Just like last year, Gordon Murray Automotive made a strong showing at Members’ Meeting. There were so many T.50s scattered around the Goodwood Motor Circuit, it was easy to forget that each one was worth in the region of 3 million pounds. While we thoroughly enjoyed examining the different specifications on display, a bizarre prototype hiding in the corner of GMA’s paddock section really caught our attention. Closer inspection revealed it had a rather endearing name, George, and that it was perhaps more significant than any of the glistening T.50s parked alongside it. Combining an Ultima chassis with a Cosworth V12, George holds the distinction of being the T.50’s test mule, and it was used for configuring the engine and electronics at the Millbrook proving ground. George’s awkward bodywork, littered with radiators and various vents, stood in stark contrast to the masterfully clean surfacing of GMA’s other creations, but we loved it all the same for the fascinating insight it offered into hypercar development.
Of course, the biggest reveal at 80MM goes to the GMA T.33 Spider, which was only announced a couple weeks ago. The topless supercar looked simply magnificent in person, especially in its fabulous shade of vivid metallic blue. While the car on display was no more than a design study, its impressively small size and inviting cockpit had us dreaming of revving out its atmospheric V12 on the open road.
This year, 80MM joined the celebration of both Porsche’s 75th and the 911’s 60th anniversary with an assembly of rear-engined race cars unlike anything we’ve ever seen before. With so many fantastic liveries on display, a waltz through the paddock felt more like a visit to the Tate Modern, only in this case, the artworks took to the track in a cacophony of flat-six screams. One Porsche we found ourselves gawping at time and time again was the Playstation-liveried 993-generation 911 GT2, whose vibrant decals and golden BBS wheels transported us to back to the early days of Gran Turismo.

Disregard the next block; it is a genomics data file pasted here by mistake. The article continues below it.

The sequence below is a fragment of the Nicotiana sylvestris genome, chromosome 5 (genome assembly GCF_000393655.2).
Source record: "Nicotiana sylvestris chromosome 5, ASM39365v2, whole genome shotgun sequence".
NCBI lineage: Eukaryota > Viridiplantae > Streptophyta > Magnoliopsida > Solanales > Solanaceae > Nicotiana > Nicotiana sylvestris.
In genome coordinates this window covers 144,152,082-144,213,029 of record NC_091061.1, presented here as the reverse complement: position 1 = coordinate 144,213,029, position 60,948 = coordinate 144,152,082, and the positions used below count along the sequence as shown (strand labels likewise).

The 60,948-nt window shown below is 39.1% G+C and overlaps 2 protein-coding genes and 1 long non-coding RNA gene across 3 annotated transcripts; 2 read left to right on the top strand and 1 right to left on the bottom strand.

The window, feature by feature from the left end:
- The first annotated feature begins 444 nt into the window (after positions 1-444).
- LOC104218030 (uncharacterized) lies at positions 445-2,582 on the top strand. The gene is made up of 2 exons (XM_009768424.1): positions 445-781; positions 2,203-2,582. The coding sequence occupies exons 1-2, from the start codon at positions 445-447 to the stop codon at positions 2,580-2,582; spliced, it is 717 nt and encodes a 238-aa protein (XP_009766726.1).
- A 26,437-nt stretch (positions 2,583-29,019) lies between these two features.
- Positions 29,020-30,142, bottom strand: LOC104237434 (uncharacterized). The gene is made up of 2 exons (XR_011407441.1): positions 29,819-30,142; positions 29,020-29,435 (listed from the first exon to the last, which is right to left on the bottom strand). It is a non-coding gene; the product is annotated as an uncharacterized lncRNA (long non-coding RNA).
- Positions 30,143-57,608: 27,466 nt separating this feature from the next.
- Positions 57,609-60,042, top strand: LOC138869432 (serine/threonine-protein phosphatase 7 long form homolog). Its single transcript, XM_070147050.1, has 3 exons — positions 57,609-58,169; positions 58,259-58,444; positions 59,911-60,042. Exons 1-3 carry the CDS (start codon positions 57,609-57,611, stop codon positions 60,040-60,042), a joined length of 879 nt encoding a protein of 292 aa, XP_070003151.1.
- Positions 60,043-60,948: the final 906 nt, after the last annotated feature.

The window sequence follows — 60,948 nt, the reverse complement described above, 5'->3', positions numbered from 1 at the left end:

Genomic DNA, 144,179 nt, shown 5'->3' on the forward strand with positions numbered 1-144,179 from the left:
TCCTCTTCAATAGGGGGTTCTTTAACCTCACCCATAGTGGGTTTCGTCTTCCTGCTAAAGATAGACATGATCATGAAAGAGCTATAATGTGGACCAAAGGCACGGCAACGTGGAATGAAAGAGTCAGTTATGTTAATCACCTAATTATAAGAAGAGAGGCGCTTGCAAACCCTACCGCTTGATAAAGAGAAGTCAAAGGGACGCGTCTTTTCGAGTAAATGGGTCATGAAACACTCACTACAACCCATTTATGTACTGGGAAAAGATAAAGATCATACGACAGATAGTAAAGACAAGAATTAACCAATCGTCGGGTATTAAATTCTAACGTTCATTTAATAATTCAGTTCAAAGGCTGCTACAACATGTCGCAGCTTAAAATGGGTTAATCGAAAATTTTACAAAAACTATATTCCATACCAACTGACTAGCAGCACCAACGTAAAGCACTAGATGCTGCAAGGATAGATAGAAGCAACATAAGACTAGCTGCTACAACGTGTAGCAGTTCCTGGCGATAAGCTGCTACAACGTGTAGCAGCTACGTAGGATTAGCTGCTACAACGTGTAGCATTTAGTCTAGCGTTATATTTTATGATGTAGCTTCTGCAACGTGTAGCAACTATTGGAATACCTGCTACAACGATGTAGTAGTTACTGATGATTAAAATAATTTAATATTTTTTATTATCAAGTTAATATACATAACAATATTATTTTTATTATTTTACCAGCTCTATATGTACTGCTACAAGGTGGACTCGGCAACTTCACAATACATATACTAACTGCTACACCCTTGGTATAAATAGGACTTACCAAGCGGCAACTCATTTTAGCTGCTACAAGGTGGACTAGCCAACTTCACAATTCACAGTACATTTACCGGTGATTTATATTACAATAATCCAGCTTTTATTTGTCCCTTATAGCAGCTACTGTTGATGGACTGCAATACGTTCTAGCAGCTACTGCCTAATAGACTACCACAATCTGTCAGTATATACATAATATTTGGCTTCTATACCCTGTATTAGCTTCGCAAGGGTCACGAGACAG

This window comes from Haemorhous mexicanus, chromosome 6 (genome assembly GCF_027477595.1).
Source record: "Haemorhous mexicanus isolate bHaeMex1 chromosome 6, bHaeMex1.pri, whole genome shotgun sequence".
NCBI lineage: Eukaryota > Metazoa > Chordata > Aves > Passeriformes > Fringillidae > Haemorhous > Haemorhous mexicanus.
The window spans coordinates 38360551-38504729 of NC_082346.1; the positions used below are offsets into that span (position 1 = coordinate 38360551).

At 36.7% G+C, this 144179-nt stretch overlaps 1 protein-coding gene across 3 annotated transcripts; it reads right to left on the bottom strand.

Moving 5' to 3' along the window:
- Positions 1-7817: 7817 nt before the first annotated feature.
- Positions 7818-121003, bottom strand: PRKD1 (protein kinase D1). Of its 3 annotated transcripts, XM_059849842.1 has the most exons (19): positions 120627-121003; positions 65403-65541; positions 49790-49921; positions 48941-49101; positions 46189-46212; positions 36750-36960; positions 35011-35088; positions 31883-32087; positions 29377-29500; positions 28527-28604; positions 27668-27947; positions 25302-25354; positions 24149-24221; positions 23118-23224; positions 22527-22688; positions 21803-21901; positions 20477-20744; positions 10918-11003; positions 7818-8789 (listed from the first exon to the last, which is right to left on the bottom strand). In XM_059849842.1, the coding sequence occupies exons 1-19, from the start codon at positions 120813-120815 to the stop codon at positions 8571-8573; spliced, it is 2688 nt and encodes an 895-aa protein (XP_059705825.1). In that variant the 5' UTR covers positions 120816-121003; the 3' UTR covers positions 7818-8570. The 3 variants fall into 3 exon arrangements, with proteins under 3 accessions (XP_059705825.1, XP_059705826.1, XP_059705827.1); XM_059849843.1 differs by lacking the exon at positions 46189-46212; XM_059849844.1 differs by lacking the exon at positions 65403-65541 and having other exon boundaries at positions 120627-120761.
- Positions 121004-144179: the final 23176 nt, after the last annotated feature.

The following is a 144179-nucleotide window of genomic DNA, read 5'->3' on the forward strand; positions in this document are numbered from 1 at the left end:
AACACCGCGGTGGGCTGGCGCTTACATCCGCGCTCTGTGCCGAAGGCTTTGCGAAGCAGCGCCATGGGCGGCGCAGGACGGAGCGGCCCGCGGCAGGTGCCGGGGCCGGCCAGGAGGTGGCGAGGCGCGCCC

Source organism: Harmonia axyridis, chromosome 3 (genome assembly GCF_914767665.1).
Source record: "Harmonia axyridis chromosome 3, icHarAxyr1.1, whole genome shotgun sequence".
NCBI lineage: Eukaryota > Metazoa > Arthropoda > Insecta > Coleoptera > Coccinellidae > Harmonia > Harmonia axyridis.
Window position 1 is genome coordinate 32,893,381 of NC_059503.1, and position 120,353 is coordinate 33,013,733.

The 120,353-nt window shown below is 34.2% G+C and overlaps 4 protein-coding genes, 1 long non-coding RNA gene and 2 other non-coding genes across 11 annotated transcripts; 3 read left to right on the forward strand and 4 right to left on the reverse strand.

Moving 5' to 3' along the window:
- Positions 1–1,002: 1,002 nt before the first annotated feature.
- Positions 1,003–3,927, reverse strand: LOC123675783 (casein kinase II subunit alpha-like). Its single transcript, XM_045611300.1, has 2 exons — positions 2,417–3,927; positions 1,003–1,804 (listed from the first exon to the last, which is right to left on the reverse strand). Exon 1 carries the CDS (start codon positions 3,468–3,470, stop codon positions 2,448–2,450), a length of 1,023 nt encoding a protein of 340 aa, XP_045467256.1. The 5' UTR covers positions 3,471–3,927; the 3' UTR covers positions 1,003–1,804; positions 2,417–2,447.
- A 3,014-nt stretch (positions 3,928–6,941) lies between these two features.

However, that was far from the most impressive Porsche on display. That honour goes to the 1998 24 Hours of Le Mans-winning Porsche 911 GT1 98, which was the final Porsche to win a major endurance race outright. We must also give a special mention to the fantastic 1973 Targa Florio-winning 911 RSR, and the legendary 935/78 Moby Dick, whose outrageous bodykit still manages to trump many of the craziest renders the internet has to offer.
This year’s Members’ Meeting offered a rare treat: an abundance of racers from one of our favourite classes of all time, GT1. Spearheading the charge were the first 3 of 10 outrageously cool Ferrari 550 GTSs built by Prodrive, whose presence at 80MM we have Girardo & Co to thank. Among them was CRD02, which scored a victory at the 2004 Spa 24 Hours with Fabruzio Gollin, Luca Cappellari, Enzo Calderari, and Lilian Bryner at the wheel. CRD03 also deserves a mention as the car Colin McRae drove to the podium at the 2003 24 Hours of Le Mans. The scarlet trio were truly a sight to behold, especially as the 550 GTS was the last V12-engined Ferrari ever to win its class at Le Mans.
However, Ferrari and Porsche were not the only marques to show off their GT1 monsters at 80MM. Our friends at Art & Revs displayed their sub-zero Saleen S7R, which gleamed in the golden afternoon light, while the Playstation 2-liveried Viper GTS-R reignited our love for Dodge’s venomous super grand tourer.
The Flying B
Picking a favourite from last weekend is an incredibly tough decision indeed, but if you really twisted our arm, it would have to be the jaw-dropping Bentley Speed 8. The number 7 car you see here is the very machine that was driven to glory at the 2003 24 Hours of Le Mans by Tom Kristensen, Guy Smith, and Rinaldo Capello, thus breaking a 73-year dry spell at Le Sarthe for Bentley. Also present was its number 8 sister car, which finished just behind it to secure a 1-2 victory. The super-low dark green endurance racers seemed to have a gravitational pull like nothing else at 80MM, drawing crowds of admirers with their imposing presence as much as their sparkling list of on-track achievements.
Overall, the 80th Members’ Meeting was another stunning success, serving as a reminder that there really isn’t anything quite as glorious as a sunny spring day spent at Goodwood.
Photos by Mikey Snelgar